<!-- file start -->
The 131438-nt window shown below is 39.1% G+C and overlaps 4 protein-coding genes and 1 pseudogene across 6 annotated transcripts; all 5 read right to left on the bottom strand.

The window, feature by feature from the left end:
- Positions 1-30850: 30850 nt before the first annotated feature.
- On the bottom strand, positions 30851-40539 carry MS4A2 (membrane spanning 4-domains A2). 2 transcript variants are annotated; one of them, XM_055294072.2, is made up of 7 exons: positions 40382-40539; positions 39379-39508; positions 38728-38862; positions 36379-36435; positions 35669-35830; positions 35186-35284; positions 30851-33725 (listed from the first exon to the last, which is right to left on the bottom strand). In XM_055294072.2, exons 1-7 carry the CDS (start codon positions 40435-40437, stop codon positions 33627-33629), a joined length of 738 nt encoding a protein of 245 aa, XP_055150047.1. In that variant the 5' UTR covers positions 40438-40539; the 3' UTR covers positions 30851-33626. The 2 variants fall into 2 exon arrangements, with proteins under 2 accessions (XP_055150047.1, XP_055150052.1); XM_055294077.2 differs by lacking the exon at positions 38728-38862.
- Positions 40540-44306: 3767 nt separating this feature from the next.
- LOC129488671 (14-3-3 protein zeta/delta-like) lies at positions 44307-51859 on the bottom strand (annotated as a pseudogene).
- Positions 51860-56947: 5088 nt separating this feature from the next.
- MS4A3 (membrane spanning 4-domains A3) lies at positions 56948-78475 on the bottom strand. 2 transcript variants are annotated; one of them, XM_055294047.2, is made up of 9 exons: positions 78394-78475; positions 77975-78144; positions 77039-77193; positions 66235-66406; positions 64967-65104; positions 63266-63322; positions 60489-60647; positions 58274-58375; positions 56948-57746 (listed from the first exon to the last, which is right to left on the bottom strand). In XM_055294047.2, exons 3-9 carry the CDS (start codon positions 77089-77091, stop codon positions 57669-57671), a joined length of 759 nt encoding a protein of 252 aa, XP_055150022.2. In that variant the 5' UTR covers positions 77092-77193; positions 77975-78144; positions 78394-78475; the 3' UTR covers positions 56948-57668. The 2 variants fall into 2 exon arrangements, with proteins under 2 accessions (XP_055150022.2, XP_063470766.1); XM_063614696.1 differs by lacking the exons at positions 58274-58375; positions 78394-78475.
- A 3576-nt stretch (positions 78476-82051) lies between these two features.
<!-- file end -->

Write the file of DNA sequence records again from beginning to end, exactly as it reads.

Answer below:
The 131438-nt window shown below is 39.1% G+C and overlaps 4 protein-coding genes and 1 pseudogene across 6 annotated transcripts; all 5 read right to left on the bottom strand.

The window, feature by feature from the left end:
- Positions 1-30850: 30850 nt before the first annotated feature.
- On the bottom strand, positions 30851-40539 carry MS4A2 (membrane spanning 4-domains A2). 2 transcript variants are annotated; one of them, XM_055294072.2, is made up of 7 exons: positions 40382-40539; positions 39379-39508; positions 38728-38862; positions 36379-36435; positions 35669-35830; positions 35186-35284; positions 30851-33725 (listed from the first exon to the last, which is right to left on the bottom strand). In XM_055294072.2, exons 1-7 carry the CDS (start codon positions 40435-40437, stop codon positions 33627-33629), a joined length of 738 nt encoding a protein of 245 aa, XP_055150047.1. In that variant the 5' UTR covers positions 40438-40539; the 3' UTR covers positions 30851-33626. The 2 variants fall into 2 exon arrangements, with proteins under 2 accessions (XP_055150047.1, XP_055150052.1); XM_055294077.2 differs by lacking the exon at positions 38728-38862.
- Positions 40540-44306: 3767 nt separating this feature from the next.
- LOC129488671 (14-3-3 protein zeta/delta-like) lies at positions 44307-51859 on the bottom strand (annotated as a pseudogene).
- Positions 51860-56947: 5088 nt separating this feature from the next.
- MS4A3 (membrane spanning 4-domains A3) lies at positions 56948-78475 on the bottom strand. 2 transcript variants are annotated; one of them, XM_055294047.2, is made up of 9 exons: positions 78394-78475; positions 77975-78144; positions 77039-77193; positions 66235-66406; positions 64967-65104; positions 63266-63322; positions 60489-60647; positions 58274-58375; positions 56948-57746 (listed from the first exon to the last, which is right to left on the bottom strand). In XM_055294047.2, exons 3-9 carry the CDS (start codon positions 77089-77091, stop codon positions 57669-57671), a joined length of 759 nt encoding a protein of 252 aa, XP_055150022.2. In that variant the 5' UTR covers positions 77092-77193; positions 77975-78144; positions 78394-78475; the 3' UTR covers positions 56948-57668. The 2 variants fall into 2 exon arrangements, with proteins under 2 accessions (XP_055150022.2, XP_063470766.1); XM_063614696.1 differs by lacking the exons at positions 58274-58375; positions 78394-78475.
- A 3576-nt stretch (positions 78476-82051) lies between these two features.